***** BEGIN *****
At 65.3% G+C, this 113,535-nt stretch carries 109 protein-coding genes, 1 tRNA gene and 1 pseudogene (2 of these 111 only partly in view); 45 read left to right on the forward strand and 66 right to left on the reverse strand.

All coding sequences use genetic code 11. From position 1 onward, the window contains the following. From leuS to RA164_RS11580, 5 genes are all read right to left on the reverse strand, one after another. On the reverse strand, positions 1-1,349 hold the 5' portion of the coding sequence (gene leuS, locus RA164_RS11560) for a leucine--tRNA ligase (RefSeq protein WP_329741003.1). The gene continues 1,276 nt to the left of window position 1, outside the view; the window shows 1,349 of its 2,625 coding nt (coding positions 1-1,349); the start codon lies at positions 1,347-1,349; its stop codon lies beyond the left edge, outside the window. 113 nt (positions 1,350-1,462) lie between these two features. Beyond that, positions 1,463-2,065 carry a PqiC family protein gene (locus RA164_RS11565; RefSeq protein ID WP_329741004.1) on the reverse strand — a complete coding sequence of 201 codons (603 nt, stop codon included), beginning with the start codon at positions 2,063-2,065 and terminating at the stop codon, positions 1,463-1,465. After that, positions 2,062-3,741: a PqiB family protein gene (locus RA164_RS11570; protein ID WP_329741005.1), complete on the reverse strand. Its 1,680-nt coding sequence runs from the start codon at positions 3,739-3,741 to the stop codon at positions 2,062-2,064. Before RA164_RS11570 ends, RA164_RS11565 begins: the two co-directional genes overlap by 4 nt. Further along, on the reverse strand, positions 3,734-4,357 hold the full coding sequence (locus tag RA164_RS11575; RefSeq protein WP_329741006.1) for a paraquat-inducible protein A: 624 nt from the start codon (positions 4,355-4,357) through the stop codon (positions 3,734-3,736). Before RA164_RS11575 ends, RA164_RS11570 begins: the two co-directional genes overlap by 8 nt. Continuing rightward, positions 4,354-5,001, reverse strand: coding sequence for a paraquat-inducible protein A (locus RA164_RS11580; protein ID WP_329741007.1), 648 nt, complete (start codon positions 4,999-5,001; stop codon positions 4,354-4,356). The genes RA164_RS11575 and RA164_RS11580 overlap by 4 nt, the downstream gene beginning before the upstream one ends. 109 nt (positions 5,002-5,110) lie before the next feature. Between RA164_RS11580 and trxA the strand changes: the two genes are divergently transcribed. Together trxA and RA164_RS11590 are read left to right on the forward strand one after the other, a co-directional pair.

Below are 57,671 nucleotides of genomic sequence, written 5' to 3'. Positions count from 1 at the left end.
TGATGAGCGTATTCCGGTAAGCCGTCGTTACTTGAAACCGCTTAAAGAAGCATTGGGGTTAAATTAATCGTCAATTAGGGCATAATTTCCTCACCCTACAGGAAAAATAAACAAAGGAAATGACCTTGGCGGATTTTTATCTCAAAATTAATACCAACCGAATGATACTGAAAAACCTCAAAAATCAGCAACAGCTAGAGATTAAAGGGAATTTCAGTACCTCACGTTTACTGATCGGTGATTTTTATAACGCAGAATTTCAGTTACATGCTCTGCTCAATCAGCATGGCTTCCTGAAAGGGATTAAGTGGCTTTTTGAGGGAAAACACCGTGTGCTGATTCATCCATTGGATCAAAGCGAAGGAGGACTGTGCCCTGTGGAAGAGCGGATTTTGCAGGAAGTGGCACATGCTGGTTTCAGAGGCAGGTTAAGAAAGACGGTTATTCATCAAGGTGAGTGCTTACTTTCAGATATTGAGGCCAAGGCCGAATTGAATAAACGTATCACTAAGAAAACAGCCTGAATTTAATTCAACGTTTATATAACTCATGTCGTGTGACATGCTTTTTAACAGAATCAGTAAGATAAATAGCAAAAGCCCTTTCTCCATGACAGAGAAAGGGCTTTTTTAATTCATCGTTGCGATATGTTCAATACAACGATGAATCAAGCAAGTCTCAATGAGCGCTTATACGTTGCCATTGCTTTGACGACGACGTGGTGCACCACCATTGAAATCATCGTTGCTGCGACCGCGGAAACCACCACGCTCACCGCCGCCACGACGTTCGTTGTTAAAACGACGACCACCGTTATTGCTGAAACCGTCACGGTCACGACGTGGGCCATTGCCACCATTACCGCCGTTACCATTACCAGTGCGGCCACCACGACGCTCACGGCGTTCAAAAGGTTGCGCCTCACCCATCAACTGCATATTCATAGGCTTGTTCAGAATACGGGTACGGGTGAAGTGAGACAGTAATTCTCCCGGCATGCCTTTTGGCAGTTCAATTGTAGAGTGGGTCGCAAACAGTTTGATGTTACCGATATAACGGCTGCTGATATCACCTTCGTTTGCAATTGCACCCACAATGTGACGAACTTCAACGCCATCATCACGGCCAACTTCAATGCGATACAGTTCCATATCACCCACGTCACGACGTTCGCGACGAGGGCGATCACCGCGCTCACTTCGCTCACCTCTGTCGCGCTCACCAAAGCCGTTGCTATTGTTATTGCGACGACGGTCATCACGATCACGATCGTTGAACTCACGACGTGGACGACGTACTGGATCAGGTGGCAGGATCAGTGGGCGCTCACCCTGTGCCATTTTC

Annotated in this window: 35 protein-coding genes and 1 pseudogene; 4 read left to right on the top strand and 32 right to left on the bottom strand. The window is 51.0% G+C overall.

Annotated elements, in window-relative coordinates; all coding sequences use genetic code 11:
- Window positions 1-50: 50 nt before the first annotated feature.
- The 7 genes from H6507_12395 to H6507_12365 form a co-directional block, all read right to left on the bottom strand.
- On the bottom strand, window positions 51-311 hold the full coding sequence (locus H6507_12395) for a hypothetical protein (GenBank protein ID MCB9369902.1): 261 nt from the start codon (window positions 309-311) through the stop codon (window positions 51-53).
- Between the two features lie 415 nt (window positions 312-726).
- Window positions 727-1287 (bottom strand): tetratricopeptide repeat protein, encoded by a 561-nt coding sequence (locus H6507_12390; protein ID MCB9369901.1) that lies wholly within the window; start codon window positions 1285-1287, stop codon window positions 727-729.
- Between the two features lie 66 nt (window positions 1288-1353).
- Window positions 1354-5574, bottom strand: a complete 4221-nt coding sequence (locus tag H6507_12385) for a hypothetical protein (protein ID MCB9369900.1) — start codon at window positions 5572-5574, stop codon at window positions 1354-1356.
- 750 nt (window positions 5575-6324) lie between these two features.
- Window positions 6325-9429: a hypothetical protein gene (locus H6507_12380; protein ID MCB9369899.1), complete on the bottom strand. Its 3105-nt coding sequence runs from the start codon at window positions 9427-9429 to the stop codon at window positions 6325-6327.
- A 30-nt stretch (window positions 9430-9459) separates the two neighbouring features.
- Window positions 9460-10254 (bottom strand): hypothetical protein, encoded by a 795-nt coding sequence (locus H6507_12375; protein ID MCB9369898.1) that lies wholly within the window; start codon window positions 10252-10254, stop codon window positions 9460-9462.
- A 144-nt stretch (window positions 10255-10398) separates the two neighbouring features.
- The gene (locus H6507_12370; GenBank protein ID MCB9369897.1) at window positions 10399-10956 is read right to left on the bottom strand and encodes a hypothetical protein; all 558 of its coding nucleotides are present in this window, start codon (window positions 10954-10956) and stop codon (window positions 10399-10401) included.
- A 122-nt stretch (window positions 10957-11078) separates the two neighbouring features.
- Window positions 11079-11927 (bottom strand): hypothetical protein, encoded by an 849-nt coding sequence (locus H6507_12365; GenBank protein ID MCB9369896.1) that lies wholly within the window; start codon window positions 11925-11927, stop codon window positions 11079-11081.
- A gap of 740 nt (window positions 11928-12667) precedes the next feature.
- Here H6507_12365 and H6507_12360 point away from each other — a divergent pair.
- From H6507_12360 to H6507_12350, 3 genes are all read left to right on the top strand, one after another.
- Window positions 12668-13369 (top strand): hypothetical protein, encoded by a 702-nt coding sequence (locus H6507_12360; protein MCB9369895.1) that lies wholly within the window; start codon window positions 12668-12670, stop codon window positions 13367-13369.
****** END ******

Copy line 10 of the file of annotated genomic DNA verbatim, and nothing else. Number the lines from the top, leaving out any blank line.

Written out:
- Between the two features lie 415 nt (window positions 312-726).